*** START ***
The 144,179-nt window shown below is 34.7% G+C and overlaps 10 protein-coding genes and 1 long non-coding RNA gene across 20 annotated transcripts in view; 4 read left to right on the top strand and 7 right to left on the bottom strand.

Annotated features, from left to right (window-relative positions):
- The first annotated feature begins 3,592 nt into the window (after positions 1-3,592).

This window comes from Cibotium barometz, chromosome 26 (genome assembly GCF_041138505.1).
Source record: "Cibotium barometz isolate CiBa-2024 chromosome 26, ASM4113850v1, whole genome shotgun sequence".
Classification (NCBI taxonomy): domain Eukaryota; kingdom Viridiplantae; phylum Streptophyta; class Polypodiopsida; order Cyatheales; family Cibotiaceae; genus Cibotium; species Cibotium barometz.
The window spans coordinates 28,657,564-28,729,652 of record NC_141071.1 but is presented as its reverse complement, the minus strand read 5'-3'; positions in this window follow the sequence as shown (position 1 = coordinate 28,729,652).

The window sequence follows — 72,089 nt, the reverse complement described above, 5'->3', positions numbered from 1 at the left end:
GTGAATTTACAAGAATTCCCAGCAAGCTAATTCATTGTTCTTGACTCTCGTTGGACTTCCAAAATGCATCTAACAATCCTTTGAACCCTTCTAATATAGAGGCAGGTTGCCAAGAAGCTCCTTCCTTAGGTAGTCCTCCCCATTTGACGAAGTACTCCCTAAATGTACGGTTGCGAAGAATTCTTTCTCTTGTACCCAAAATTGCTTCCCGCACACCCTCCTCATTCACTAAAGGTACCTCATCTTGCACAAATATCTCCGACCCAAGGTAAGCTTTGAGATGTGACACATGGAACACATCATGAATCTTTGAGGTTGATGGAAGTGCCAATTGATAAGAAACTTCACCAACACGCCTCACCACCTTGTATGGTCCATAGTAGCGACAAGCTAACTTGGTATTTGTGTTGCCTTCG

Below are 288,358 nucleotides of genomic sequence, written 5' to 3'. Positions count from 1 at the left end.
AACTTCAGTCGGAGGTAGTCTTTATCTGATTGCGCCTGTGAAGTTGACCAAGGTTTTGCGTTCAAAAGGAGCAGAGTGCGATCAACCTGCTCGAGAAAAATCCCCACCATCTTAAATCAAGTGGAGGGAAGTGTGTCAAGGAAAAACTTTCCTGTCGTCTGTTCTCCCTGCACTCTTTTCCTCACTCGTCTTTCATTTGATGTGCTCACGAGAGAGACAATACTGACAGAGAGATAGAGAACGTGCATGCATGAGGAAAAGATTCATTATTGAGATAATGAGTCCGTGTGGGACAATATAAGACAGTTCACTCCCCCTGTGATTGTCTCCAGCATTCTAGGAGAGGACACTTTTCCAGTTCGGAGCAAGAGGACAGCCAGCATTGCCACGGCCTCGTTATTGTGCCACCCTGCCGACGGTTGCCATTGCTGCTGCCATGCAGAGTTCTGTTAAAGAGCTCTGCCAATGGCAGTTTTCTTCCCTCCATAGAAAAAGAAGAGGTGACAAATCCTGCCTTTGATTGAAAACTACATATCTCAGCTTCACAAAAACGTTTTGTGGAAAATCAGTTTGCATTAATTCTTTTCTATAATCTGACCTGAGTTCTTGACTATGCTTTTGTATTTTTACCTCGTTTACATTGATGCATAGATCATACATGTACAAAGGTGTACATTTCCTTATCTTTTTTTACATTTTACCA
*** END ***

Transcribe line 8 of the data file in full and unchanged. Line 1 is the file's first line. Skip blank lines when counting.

The window sequence follows — 72,089 nt, the reverse complement described above, 5'->3', positions numbered from 1 at the left end: